WaveGraft –A novel endovascular device concept for restoring the natural arterial cushioning effect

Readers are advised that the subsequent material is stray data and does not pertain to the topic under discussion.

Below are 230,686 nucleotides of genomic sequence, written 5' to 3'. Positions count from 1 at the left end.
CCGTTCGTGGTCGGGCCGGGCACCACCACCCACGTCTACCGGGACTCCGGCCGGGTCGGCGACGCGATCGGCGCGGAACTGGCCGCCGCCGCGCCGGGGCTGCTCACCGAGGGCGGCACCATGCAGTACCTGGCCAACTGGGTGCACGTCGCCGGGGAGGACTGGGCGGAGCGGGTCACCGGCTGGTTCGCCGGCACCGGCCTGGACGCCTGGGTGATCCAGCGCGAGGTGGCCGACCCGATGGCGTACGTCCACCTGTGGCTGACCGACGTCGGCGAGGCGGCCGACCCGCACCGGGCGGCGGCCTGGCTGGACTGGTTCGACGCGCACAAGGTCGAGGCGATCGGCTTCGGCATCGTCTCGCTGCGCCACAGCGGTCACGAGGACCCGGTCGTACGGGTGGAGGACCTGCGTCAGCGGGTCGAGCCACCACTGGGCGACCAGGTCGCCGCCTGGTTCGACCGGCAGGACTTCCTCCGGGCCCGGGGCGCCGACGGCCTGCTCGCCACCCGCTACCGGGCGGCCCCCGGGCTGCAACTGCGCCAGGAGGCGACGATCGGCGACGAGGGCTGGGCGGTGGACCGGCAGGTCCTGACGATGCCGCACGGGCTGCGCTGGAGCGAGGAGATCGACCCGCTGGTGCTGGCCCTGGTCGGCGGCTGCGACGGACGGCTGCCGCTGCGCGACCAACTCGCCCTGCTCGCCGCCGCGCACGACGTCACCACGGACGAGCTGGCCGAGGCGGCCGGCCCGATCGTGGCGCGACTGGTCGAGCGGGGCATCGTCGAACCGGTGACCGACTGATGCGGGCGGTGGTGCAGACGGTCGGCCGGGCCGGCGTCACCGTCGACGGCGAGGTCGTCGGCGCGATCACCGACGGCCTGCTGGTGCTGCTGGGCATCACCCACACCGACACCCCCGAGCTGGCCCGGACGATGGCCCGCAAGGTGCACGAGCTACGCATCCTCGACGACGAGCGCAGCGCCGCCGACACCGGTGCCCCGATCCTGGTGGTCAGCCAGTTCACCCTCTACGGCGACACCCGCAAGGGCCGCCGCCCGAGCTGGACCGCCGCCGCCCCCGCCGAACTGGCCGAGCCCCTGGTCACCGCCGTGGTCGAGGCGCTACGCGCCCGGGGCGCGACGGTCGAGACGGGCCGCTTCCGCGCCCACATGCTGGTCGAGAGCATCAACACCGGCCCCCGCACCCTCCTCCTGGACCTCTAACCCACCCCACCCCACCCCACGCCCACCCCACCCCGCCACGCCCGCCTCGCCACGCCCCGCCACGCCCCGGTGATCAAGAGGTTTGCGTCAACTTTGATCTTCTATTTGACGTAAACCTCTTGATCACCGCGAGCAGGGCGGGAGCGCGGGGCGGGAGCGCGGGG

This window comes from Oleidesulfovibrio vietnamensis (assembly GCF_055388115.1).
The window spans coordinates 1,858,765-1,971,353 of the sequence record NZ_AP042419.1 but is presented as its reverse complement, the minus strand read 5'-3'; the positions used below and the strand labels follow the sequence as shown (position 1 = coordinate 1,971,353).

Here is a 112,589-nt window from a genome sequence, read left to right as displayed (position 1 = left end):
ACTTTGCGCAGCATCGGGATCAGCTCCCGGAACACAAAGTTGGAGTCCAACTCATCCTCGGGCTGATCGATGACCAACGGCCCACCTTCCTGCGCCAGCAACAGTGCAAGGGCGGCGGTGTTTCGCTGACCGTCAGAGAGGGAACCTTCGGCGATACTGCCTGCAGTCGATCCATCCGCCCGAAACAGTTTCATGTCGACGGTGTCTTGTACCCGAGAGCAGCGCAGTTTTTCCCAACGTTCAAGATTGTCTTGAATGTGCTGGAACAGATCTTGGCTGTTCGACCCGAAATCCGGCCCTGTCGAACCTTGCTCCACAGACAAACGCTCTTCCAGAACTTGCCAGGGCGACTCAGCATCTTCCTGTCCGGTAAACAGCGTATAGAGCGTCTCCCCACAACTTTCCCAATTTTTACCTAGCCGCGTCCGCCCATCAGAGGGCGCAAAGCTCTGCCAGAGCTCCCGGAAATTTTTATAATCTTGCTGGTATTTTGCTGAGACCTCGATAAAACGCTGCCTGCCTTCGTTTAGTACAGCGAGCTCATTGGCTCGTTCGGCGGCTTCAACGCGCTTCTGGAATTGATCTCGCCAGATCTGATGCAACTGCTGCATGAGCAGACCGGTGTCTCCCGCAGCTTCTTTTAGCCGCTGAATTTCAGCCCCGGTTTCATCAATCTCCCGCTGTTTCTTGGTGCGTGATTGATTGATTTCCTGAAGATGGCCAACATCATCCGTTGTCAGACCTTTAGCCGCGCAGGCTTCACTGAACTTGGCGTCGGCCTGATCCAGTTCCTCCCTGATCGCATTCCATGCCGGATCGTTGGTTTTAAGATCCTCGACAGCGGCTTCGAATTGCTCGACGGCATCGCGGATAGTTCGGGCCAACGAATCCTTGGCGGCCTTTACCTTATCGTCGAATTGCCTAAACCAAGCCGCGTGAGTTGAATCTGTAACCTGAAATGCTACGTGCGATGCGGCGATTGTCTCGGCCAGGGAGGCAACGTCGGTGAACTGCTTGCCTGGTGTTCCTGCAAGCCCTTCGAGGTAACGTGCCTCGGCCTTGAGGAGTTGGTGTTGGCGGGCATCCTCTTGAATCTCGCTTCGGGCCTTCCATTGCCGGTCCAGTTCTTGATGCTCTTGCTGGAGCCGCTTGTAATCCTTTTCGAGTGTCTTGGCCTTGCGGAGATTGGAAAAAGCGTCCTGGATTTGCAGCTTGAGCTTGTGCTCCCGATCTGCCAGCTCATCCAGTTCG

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BACKGROUND AND OBJECTIVES: The cushioning effect of large, healthy arteries reduces pulsatile afterload to the heart, reduces pulsatility in the microvasculature of target organs, and promotes coronary/cerebral perfusion.(1) With age, large arteries become stiffer, which increases both pulse wave velocity (PWV) and pulse pressure (PP). This results in isolated systolic hypertension(2), which is characterized by increased systolic blood pressure (SBP) with normal or low diastolic blood pressure (DBP) leading to left ventricular afterload. This study aims to replicate, experimentally, arterial stiffness of hypertensive patients, and proposes a novel thoracic endograft for restoring the arterial cushioning function. METHODS: The experimental setup comprised of two stiff descending aorta silicone replicas (DASR 1&2), pulse duplicator, heated blood mimicking fluid, pressure and flow sensors. An internal annular viscoelastic cushion, referred to as the ‘WaveGraft’, was deployed in DASR2. Firstly, pulsatile flow was directed through DASR1, (stiff vessel only), then it was diverted through DASR2 (vessel including WaveGraft). RESULTS: When compared to the stiff vessel replica (DASR1), the WaveGraft (DASR2) data showed significant reduction in PWV(-60%), SBP(-9%) and PP(-35%), while DBP increased by 10%. An increase in diastolic perfusion by up to 150%, was observed from the recorded data. CONCLUSIONS: This work successfully replicated, key features of aortic hemodynamics in hypertension, linked to the increase in arterial stiffness. The WaveGraft concept showed great potential in altering blood pressure, flowrates and PWV, which may become an important clinical tool in the management of isolated systolic hypertension, heart failure, chronic kidney disease and other chronic conditions.
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